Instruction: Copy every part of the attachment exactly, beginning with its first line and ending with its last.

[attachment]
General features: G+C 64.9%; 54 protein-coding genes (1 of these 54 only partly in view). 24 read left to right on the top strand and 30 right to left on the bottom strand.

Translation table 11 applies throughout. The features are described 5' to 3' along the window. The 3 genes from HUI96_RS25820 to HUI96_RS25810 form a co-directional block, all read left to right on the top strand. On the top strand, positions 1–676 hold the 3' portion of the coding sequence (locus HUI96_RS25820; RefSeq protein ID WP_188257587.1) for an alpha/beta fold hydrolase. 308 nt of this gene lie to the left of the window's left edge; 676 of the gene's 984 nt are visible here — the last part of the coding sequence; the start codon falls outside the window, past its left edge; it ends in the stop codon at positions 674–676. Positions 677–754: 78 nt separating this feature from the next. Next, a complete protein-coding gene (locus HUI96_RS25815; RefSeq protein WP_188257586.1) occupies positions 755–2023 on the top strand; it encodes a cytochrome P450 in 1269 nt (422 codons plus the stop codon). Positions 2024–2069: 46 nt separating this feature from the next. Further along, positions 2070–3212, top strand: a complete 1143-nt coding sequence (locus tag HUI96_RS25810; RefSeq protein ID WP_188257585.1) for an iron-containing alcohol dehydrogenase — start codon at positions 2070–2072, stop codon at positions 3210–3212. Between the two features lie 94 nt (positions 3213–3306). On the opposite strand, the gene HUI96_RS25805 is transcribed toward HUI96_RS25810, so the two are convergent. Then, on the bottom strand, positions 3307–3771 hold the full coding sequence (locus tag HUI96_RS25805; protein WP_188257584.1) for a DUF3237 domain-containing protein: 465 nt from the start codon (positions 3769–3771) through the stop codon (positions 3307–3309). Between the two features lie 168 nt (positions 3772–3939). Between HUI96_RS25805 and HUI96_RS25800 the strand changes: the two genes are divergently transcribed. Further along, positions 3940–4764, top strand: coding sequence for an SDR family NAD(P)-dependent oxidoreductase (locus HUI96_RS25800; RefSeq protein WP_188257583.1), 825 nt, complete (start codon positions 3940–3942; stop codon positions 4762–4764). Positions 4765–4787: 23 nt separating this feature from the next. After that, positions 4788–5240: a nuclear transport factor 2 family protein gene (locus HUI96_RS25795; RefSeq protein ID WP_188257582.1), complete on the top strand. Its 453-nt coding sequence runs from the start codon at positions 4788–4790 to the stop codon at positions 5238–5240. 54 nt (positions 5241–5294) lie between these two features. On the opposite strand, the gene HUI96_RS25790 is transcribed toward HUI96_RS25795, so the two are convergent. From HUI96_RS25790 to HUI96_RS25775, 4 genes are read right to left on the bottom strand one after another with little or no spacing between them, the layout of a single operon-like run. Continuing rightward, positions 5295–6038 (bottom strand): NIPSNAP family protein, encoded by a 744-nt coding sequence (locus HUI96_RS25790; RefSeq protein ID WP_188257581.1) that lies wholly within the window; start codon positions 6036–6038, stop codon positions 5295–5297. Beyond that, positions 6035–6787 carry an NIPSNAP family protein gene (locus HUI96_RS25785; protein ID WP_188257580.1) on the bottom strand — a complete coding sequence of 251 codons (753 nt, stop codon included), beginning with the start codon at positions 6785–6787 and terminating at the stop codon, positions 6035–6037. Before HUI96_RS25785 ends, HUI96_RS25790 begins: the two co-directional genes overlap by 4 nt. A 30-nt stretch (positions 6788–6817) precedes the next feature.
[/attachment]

General features: G+C 64.9%; 54 protein-coding genes (1 of these 54 only partly in view). 24 read left to right on the top strand and 30 right to left on the bottom strand.

Translation table 11 applies throughout. The features are described 5' to 3' along the window. The 3 genes from HUI96_RS25820 to HUI96_RS25810 form a co-directional block, all read left to right on the top strand. On the top strand, positions 1–676 hold the 3' portion of the coding sequence (locus HUI96_RS25820; RefSeq protein ID WP_188257587.1) for an alpha/beta fold hydrolase. 308 nt of this gene lie to the left of the window's left edge; 676 of the gene's 984 nt are visible here — the last part of the coding sequence; the start codon falls outside the window, past its left edge; it ends in the stop codon at positions 674–676. Positions 677–754: 78 nt separating this feature from the next. Next, a complete protein-coding gene (locus HUI96_RS25815; RefSeq protein WP_188257586.1) occupies positions 755–2023 on the top strand; it encodes a cytochrome P450 in 1269 nt (422 codons plus the stop codon). Positions 2024–2069: 46 nt separating this feature from the next. Further along, positions 2070–3212, top strand: a complete 1143-nt coding sequence (locus tag HUI96_RS25810; RefSeq protein ID WP_188257585.1) for an iron-containing alcohol dehydrogenase — start codon at positions 2070–2072, stop codon at positions 3210–3212. Between the two features lie 94 nt (positions 3213–3306). On the opposite strand, the gene HUI96_RS25805 is transcribed toward HUI96_RS25810, so the two are convergent. Then, on the bottom strand, positions 3307–3771 hold the full coding sequence (locus tag HUI96_RS25805; protein WP_188257584.1) for a DUF3237 domain-containing protein: 465 nt from the start codon (positions 3769–3771) through the stop codon (positions 3307–3309). Between the two features lie 168 nt (positions 3772–3939). Between HUI96_RS25805 and HUI96_RS25800 the strand changes: the two genes are divergently transcribed. Further along, positions 3940–4764, top strand: coding sequence for an SDR family NAD(P)-dependent oxidoreductase (locus HUI96_RS25800; RefSeq protein WP_188257583.1), 825 nt, complete (start codon positions 3940–3942; stop codon positions 4762–4764). Positions 4765–4787: 23 nt separating this feature from the next. After that, positions 4788–5240: a nuclear transport factor 2 family protein gene (locus HUI96_RS25795; RefSeq protein ID WP_188257582.1), complete on the top strand. Its 453-nt coding sequence runs from the start codon at positions 4788–4790 to the stop codon at positions 5238–5240. 54 nt (positions 5241–5294) lie between these two features. On the opposite strand, the gene HUI96_RS25790 is transcribed toward HUI96_RS25795, so the two are convergent. From HUI96_RS25790 to HUI96_RS25775, 4 genes are read right to left on the bottom strand one after another with little or no spacing between them, the layout of a single operon-like run. Continuing rightward, positions 5295–6038 (bottom strand): NIPSNAP family protein, encoded by a 744-nt coding sequence (locus HUI96_RS25790; RefSeq protein ID WP_188257581.1) that lies wholly within the window; start codon positions 6036–6038, stop codon positions 5295–5297. Beyond that, positions 6035–6787 carry an NIPSNAP family protein gene (locus HUI96_RS25785; protein ID WP_188257580.1) on the bottom strand — a complete coding sequence of 251 codons (753 nt, stop codon included), beginning with the start codon at positions 6785–6787 and terminating at the stop codon, positions 6035–6037. Before HUI96_RS25785 ends, HUI96_RS25790 begins: the two co-directional genes overlap by 4 nt. A 30-nt stretch (positions 6788–6817) precedes the next feature.